Amazon has always connected selling on their marketplace to their FBA fulfillment service. But now, the chokehold is getting tighter. Sellers are continuously faced with inventory storage restrictions and fee increases, as originally reported in this Marketplace Pulse article.
Limited storage space is a big problem for sellers, especially during the holiday season when sales are expected to double or even triple for some. Of course, it doesn't help that many avoid using 3PL warehouses since Amazon ranks FBA sellers higher.
The FBA structure has always worked for sellers. However, it does come with its drawbacks:
And as if it's not enough, Amazon recently announced a new FBA fee structure for 2023, increasing by over 30% since 2020.
It's a domino effect from this point. Amazon increases its fees, and sellers increase theirs to maintain a good profit margin; FBA storage space is limited, so they can't send inventory as needed. However, they can't sell their products cheaper on a different ecommerce platform since Amazon penalizes sellers who offer their products lower on other channels. So ultimately, prices will increase across all marketplaces.
🙅♂️ FBA an option or a necessity?
At this point, FBA is turning out to be a requirement rather than an option. Over 90% of top sellers on Amazon use it. It's almost impossible to succeed in selling on this platform otherwise.
In time for the holiday season, Amazon-owned streaming platform Twitch is reviving its live shopping show Pog Picks, according to Marketing Dive. The event will happen separately in the U.S., Canada, U.K., and Germany.
📺 Pog Picks is produced by Twitch's Brand Partnership Studio and hosted by Twitch streamers. It promotes products from editorial picks to brand sponsorships and invites viewers to join in gaming challenges and polls to win featured items.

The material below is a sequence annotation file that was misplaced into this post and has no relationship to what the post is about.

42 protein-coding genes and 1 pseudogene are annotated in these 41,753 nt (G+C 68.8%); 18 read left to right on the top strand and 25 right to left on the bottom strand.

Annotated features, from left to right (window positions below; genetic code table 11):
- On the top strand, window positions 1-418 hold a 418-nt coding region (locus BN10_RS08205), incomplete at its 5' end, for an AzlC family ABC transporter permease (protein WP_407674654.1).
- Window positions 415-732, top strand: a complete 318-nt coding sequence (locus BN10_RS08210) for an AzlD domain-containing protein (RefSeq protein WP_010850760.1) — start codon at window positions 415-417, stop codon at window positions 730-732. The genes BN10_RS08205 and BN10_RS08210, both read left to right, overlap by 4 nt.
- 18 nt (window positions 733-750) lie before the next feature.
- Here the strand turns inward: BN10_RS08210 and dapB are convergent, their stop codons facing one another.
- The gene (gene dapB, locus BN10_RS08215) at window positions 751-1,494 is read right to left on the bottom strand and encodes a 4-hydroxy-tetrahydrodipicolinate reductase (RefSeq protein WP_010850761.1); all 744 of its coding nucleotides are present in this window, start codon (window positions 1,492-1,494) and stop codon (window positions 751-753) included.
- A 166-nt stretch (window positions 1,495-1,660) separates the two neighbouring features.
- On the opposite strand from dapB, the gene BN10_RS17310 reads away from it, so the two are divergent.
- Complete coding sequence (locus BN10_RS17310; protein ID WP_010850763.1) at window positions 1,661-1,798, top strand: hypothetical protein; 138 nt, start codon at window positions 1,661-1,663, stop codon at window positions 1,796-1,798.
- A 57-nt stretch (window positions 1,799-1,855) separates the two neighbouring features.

Things you should know:
Twitch announced this event even after YouTube and Facebook shifted their focus to shorter formats than long-form videos, which was heavily influenced by TikTok's success.
On November 17, Amazon CEO Andy Jassy said the mass layoffs that began in the corporate ranks this week will continue until next year, as reported by ABC News.
Amazon sellers are expected to maintain a 2.5% weekly cancellation rate or else risk getting their seller account deactivated. So if you're getting 50 orders, you should only have 1 (1.25 to be exact) canceled order - a pretty tight number to work with!
So, how does one achieve a healthy seller account?
Amazon Seller University shares tips on maintaining a healthy account even through order cancellations.
Remember to take proactive steps to maintain a healthy Amazon Account and stay up to date with Amazon news and policies.